Mechanics of Digital Thermometer Pans
These days, there are plenty of kitchen gadgets in product testing and on the market to convert the casual cook into a Wolfgang Puck. There are spoons that can taste your food for you. Fruit bowls that emit UV lights can keep your produce fresh longer. Machines can tenderize and marinate meat while killing 99.5 percent of bacteria at the same time [source: Popular Science].
But after the hustle and bustle of the workday, who has time for all those fancy gizmos? When we get home after spending eight hours in a cube, all that most of us want to do is toss some food on the stove and relax. The Digital Thermometer Pan combines the simplicity of a frying pan and the precision of a digital thermometer to make cooking easier with tastier results.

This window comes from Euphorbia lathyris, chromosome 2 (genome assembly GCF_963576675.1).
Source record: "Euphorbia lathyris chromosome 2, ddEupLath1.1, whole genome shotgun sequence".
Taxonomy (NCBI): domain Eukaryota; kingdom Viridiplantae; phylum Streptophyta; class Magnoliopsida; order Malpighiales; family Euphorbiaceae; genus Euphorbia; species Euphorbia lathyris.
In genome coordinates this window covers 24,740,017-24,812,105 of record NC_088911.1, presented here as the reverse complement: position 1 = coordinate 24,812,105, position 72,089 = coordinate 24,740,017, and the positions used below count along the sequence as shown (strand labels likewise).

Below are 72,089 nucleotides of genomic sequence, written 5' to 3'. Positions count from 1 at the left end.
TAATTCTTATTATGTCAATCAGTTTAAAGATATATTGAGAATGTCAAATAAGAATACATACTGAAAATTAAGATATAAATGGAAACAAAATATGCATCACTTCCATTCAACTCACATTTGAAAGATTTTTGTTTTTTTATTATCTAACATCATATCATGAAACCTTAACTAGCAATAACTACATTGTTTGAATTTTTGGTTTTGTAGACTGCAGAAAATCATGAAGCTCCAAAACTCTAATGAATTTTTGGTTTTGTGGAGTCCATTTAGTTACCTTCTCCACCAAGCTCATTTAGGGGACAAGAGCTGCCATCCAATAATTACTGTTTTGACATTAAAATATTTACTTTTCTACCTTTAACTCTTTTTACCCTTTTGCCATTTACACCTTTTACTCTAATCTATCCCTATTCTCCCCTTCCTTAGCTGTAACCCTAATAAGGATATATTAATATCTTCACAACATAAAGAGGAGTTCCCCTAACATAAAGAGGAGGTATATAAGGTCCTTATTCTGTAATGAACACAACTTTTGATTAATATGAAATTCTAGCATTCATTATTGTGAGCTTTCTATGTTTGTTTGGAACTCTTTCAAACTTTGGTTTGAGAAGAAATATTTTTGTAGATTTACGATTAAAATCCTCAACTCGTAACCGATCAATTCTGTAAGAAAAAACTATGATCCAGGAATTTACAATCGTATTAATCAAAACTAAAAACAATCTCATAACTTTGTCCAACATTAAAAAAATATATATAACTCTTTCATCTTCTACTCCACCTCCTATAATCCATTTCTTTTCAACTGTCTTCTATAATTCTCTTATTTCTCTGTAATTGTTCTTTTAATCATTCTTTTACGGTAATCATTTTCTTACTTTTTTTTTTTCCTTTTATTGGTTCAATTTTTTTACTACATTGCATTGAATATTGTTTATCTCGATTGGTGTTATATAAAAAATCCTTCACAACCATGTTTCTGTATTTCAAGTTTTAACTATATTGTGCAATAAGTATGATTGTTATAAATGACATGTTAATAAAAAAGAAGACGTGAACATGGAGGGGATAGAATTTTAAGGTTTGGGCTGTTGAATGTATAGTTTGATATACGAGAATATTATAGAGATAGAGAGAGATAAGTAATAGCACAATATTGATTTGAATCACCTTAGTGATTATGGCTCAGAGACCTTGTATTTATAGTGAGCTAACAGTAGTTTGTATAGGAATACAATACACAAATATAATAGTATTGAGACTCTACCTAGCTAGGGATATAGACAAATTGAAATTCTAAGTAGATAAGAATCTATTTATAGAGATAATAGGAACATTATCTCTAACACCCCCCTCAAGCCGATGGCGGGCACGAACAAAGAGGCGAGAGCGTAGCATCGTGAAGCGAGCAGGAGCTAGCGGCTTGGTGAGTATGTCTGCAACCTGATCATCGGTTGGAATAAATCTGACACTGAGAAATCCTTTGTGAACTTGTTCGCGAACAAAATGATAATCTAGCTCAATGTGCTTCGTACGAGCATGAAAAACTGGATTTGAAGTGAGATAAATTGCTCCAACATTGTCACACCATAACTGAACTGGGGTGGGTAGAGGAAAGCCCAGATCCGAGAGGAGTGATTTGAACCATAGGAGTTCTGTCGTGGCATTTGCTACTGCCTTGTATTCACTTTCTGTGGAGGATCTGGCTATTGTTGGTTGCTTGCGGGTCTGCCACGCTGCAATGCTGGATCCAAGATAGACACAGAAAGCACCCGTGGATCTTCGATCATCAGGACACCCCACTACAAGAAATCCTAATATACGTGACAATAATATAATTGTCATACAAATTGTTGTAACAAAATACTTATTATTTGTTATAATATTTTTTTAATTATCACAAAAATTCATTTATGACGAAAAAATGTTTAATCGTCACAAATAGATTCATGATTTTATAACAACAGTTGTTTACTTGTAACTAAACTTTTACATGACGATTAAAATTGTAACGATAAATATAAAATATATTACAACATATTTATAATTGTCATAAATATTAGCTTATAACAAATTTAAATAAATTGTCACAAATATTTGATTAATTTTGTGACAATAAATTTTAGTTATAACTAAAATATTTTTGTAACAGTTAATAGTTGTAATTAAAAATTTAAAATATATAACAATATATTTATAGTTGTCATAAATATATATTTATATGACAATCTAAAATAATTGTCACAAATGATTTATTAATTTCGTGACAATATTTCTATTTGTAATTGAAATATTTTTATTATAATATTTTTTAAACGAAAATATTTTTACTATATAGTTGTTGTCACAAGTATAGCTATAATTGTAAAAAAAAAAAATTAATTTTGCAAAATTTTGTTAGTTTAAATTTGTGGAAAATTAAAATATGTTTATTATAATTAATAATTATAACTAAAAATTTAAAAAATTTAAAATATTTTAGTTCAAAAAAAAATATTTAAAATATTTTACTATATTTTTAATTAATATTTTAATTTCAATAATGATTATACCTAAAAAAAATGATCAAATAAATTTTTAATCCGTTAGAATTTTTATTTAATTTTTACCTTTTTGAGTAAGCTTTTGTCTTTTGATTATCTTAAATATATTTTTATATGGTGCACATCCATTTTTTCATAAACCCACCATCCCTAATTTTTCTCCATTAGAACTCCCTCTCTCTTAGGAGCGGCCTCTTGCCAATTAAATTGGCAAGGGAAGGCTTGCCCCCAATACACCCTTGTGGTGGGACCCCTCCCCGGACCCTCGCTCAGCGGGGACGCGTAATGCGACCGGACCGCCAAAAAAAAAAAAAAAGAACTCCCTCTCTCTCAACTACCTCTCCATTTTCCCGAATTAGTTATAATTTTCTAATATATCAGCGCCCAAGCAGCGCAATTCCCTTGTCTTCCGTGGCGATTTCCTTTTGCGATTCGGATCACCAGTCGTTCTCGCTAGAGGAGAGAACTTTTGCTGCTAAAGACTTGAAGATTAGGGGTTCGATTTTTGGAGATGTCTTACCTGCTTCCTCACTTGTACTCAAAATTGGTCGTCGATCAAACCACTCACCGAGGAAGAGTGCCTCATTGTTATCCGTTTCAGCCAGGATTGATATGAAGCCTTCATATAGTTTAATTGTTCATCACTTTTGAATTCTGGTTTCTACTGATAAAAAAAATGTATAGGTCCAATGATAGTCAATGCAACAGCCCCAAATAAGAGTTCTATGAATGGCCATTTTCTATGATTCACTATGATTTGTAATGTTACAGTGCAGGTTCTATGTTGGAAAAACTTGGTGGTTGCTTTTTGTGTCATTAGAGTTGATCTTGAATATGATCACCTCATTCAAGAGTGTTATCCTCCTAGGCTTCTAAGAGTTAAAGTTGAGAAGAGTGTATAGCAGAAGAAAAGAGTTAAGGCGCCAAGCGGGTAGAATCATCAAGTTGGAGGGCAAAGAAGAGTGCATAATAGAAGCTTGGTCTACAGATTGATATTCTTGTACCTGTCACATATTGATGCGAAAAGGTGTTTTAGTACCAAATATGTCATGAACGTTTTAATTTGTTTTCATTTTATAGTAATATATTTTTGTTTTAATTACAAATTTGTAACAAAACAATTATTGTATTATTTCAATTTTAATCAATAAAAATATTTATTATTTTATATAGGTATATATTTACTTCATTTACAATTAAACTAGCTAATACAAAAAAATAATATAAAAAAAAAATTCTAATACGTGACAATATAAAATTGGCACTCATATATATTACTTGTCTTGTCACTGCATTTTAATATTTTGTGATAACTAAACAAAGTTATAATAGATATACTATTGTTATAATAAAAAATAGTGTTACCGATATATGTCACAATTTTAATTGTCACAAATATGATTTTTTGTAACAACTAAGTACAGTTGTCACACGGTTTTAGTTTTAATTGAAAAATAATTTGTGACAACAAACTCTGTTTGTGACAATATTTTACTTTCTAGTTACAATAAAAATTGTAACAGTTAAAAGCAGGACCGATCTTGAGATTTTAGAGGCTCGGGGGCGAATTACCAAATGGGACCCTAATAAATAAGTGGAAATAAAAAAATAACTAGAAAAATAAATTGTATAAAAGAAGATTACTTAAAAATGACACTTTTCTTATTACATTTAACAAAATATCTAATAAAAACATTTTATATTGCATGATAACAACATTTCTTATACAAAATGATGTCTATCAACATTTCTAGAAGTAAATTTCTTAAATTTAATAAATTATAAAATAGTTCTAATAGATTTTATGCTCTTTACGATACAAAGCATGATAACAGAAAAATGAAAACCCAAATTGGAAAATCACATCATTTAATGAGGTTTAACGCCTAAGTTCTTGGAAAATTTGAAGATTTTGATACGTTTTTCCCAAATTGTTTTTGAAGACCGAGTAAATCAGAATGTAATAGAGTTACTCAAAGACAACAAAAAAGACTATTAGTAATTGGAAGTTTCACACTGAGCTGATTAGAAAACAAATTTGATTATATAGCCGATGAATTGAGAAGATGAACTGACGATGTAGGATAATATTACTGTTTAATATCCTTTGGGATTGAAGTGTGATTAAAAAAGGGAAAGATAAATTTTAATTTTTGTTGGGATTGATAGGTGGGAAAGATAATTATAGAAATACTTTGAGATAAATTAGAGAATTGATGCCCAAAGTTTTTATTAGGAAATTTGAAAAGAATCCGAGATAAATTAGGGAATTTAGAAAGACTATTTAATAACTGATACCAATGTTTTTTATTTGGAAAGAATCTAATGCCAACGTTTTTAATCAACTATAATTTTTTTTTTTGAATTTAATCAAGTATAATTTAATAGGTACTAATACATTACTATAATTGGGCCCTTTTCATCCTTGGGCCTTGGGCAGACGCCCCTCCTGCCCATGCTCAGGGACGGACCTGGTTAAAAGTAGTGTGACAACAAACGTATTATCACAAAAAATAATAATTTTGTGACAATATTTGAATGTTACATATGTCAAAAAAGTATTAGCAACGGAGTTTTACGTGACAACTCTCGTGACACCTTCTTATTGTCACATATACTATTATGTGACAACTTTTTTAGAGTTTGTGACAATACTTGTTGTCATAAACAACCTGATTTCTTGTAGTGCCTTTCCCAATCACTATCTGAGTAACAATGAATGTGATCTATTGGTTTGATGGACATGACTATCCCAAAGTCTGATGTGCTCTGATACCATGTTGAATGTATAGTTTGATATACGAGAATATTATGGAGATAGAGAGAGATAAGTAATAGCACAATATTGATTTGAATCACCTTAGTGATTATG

Essentially, the Digital Thermometer Pan is a frying pan with a thermometer screen on the handle. Digital thermometers usually work through thermostatic sensors. These sensors react to temperature changes by altering their amount of resistance. Resistance refers to the degree that something resists an electric current running through it. A microchip or circuit in the device then converts that change in resistance to a temperature and displays it digitally on the readout screen. That resistance sensor in the Digital Thermometer Pan is located in the center of the cooking gadget, at the primary heat source. That way, you can get an exact readout of the hottest possible temperature on the pan and avoid scalding your food.
A lot of good cooking relies solely on instinct and attentiveness, but the Digital Thermometer Pan can help novice cooks develop those skills without sacrificing meals through trial and error.